Forget dinosaurs engaged in vicious combat. Put aside terrifying fangs and claws. Scientists have discovered a softer side to dinosaurs: the reptilian equivalent of a belly button.
For the first time ever, scientists have identified an umbilical scar on a non-avian dinosaur. Tea paper announcing this find is published in BMC Biology, and it’s yet another exciting discovery from a particularly rare and well-preserved Psittacosaurus fossil from China. (Other delights from this same specimen include a cesspool and camo countershading.)
For mammals, belly buttons are the result of a detached umbilical cord at birth. But reptiles and birds, whose reproductive method is to lay eggs, have no such cord. Inside an egg, the embryo’s abdomen is connected to a yolk sac and other membranes. The scar occurs when the embryo detaches from those membranes directly before or as it hatches from the egg. Known as an umbilical scar, it is the non-mammalian form of a belly button. And that is exactly what the international team of scientists claims to have found on this fossil.
Psittacosaurusa bipedal dinosaur that lived during the beginning of the Cretaceous, is an early form of ceratopsian, a type of beaked herbivore that would, later in that same geologic period, include Triceratops. Perhaps the most dazzling fossil of the species yet found remains frozen in time, lying on its back, complete with skin and tail bristles. Its preservation, at approximately 130 million years of age, is breathtaking. And although made known to the public in 2002, it continues to break new and unique ground.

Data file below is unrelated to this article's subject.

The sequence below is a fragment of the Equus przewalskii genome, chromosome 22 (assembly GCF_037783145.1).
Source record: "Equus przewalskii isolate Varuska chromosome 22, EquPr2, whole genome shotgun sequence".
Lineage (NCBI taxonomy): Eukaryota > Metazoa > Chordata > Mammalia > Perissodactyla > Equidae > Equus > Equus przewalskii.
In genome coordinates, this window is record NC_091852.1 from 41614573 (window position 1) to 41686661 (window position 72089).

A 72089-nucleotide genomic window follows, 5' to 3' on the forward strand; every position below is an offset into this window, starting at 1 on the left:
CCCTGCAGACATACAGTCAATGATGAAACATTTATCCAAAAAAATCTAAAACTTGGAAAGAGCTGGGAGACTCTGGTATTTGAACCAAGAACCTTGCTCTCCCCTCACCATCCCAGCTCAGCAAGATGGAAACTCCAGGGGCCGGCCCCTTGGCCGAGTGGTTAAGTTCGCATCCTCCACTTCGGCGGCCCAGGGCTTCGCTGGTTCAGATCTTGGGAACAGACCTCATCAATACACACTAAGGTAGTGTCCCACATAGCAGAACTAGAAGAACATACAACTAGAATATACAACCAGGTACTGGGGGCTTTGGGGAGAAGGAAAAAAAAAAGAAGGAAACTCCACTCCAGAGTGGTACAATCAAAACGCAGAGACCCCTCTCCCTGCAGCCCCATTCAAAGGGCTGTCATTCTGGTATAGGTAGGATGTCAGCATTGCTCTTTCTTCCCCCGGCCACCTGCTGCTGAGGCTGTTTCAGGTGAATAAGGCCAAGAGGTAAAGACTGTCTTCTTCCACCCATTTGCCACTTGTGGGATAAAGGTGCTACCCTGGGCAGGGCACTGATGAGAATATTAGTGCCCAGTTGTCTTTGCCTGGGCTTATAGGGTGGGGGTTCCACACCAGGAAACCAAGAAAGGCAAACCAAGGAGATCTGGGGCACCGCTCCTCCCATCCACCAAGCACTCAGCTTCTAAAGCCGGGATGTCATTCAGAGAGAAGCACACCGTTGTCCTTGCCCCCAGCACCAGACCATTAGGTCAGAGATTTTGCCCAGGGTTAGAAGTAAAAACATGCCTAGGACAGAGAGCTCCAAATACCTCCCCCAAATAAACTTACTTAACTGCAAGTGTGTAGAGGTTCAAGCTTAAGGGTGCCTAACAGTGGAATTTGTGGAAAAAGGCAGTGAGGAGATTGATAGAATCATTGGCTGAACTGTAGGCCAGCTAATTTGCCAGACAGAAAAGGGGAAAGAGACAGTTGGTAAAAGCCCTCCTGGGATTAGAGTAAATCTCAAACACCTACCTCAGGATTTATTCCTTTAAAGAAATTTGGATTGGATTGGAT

Michael Pittman has studied this particular fossil in detail. He’s a paleobiologist, assistant professor at the Chinese University of Hong Kong, and co-author of the new paper. He and co-author Thomas G. Kaye, from the Foundation for Scientific Advancement, were able to visit the fossil in Germany in 2016 at the Senckenberg Research Institute and Natural History Museum Frankfurt. The two scientists invented Laser-Stimulated Fluorescence (LSF), a relatively new imaging technique. With this non-destructive method, they have been able to reveal details in fossils that might otherwise remain unseen.
This “subtle scar,” as Pittman described it in an email, was found using LSF. And it is thanks to LSF that the team could study the scales of the skin—their patterns, wrinkles, and any scarring—in exquisite relief. For help working on the skin, the team turned to Phil Bell, dinosaur paleontologist at the Palaeoscience Research Centre, University of New England in Australia, who has considerable expertise on the subject. Bell is lead author of the new paper.
“LSF brings out the detail in spectacular fashion,” Bell said in a video interview. “It really looks as though the animal could get up and walk away. You can see every little wrinkle and bump in the skin. It looks so fresh. Imagining these animals as living, breathing entities, rather than just dead skeletons, is what fascinates me. Bringing them to life is one of the major goals of my work.”
The team did find evidence of wrinkled skin, but not in the abdomen where the umbilical scar is located. Healed injuries would display regenerative tissue; there would be a distinct break in scale patterns, with smooth granulation tissue over the injured area.
Instead, explained Pittman, “